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Review: Contours of the Kuyperian Tradition

IVP Academic, 2017. 365 pp.
Many students of theology are exposed to Abraham Kuyper in an introductory systematic theology or church history class, often seen as a developer and ancillary thinker of John Calvin. He is perhaps most famously known for his bumper sticker-esque motto: “There is not a square inch in the whole domain of our human existence over which Christ, who is Sovereign over all, does not cry, Mine!'” However, many students do not spend considerable time studying Kuyper’s life and specific teachings. Much of this disconnect has been due to the lack of access to his writings. With massive translation projects underway in his original Dutch language, the writings of Kuyper are surfacing and becoming more accessible to non-Dutch speaking readers. Thus, Craig G. Bartholomew believes that his new text, Contours of the Kuyperian Tradition: A Systematic Introduction (IVP Academic, 2017), has come at the right time to expose thinkers—Reformed or not—to rediscover the wonder of Kuyper’s theology.

This book is, at its essence, a systematic theology through Kuyper’s eyes. Catholic doctrines, such as the doctrines of creation, Scripture, and the church, are explained from a Kuyperian perspective, and doctrines that Kuyper is particularly known for, such as the doctrines of sphere sovereignty, social action, and education, are given considerable space. Bartholomew draws from the Dutch Calvinist’s original writings and corresponds with Kuyper’s thinking, connecting the theologian’s history and interpretation of Scripture, and contrasts it with divergent theological systems. Ultimately, Bartholomew judiciously evaluates Kuyper’s doctrinal platforms to connect its relevance to the modern world.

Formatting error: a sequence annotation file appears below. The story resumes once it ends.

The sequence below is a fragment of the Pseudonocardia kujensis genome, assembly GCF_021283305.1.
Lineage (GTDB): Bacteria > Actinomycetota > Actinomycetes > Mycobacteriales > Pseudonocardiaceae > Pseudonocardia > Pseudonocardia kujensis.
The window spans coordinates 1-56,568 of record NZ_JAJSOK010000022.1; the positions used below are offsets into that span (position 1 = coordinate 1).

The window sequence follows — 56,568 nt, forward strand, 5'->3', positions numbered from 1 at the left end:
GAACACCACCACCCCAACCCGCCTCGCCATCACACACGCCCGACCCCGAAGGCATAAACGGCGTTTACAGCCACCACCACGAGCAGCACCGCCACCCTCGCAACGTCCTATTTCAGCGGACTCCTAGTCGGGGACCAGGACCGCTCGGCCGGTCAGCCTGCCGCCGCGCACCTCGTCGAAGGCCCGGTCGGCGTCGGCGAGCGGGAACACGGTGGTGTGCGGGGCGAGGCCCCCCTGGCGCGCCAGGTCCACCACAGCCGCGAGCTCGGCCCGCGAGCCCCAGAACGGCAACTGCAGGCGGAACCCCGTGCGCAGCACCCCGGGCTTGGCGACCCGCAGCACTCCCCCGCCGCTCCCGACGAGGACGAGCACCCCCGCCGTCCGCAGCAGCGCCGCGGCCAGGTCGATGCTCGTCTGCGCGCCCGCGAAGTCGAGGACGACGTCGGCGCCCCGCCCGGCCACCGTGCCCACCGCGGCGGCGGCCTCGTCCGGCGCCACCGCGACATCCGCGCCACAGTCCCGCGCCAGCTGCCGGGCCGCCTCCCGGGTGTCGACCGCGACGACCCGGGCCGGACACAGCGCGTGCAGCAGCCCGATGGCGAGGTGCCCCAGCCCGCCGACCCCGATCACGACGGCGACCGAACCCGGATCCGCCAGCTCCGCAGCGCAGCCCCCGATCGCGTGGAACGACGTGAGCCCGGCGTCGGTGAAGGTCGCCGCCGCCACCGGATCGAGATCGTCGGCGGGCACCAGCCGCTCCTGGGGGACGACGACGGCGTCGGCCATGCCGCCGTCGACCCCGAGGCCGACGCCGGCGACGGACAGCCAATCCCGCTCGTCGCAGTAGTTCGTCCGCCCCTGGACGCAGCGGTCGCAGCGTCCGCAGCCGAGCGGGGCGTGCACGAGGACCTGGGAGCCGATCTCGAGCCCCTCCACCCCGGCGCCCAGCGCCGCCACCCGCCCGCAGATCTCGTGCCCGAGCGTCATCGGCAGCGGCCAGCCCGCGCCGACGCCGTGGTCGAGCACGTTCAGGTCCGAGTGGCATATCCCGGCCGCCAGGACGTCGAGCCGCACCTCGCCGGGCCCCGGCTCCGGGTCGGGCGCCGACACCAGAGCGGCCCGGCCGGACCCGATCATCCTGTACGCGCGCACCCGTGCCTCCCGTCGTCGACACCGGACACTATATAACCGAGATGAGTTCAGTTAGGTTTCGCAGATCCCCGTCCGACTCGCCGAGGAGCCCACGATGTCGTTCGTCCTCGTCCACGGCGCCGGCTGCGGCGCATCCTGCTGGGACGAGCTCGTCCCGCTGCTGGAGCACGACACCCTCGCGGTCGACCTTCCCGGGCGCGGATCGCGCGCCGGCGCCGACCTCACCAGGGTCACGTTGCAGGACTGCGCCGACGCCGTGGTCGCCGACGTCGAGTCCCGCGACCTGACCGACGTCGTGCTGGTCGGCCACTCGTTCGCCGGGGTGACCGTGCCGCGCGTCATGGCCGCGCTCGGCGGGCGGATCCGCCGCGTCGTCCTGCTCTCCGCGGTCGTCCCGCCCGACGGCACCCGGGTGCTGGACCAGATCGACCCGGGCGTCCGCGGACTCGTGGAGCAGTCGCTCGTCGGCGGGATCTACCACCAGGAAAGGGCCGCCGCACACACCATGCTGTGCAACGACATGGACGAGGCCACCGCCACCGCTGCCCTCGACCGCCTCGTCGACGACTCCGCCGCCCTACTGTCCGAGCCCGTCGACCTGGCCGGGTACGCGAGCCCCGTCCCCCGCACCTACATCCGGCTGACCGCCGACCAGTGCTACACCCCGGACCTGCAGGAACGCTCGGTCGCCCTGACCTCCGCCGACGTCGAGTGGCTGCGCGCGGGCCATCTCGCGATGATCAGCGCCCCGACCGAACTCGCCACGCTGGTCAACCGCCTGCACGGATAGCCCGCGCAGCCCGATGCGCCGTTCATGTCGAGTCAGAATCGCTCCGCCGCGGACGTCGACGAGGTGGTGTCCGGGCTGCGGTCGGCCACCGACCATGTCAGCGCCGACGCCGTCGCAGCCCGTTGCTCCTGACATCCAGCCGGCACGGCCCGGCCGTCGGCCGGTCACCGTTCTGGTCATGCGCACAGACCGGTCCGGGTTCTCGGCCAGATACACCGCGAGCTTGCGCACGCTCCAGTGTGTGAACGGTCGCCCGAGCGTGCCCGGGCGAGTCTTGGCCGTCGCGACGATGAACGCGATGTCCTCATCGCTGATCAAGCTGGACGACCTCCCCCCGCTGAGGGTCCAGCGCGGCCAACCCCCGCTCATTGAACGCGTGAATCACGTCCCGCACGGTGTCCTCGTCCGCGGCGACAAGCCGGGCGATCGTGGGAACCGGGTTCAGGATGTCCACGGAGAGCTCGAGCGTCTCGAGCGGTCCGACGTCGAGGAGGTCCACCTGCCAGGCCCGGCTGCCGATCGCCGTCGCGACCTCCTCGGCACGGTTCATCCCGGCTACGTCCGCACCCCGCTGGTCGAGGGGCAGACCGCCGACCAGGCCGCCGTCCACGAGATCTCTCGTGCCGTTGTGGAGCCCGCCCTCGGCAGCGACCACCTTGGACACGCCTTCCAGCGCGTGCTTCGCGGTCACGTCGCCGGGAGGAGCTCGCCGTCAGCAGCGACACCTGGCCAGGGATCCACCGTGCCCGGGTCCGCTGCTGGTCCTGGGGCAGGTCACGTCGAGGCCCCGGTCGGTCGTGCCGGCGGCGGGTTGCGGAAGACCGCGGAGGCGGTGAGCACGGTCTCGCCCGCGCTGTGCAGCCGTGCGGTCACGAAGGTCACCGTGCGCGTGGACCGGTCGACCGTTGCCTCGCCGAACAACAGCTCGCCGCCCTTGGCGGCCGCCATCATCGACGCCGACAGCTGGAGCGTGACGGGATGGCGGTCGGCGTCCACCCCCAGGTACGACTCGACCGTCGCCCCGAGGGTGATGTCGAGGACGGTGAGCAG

Bartholomew brings the 19th century theologian to life, showing his relevance to the modern world. 
Overall, this is an enjoyable—albeit heavy—read. Students interested in gaining a deeper understanding of Reformed theology from a uniquely Kuyperian perspective would benefit greatly from reading this book. This book would also be useful for Calvinist pastors and those who are questioning their position on the Calvinist-Arminian spectrum. Bartholomew is succinct yet sufficient in his writing and presents Kuyper’s doctrine in a relatable manner. Most notably, Bartholomew argues that Kuyperian theology ought to be dusted off in our current age, an age he believes is ready to embrace Kuyper. With a society that values social action and questions the connection between church and world, this introductory primer to Kuyperian theology is set to aid us in these endeavors. Bartholomew brings the 19th century theologian to life, showing his relevance to the modern world. Perhaps this book will help us recover the heart of Kuyper’s teaching—to interact and engage with a world which God sovereignly invites us into redeeming.

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(My thanks is given to IVP for providing a complimentary review copy in exchange for an honest review.)

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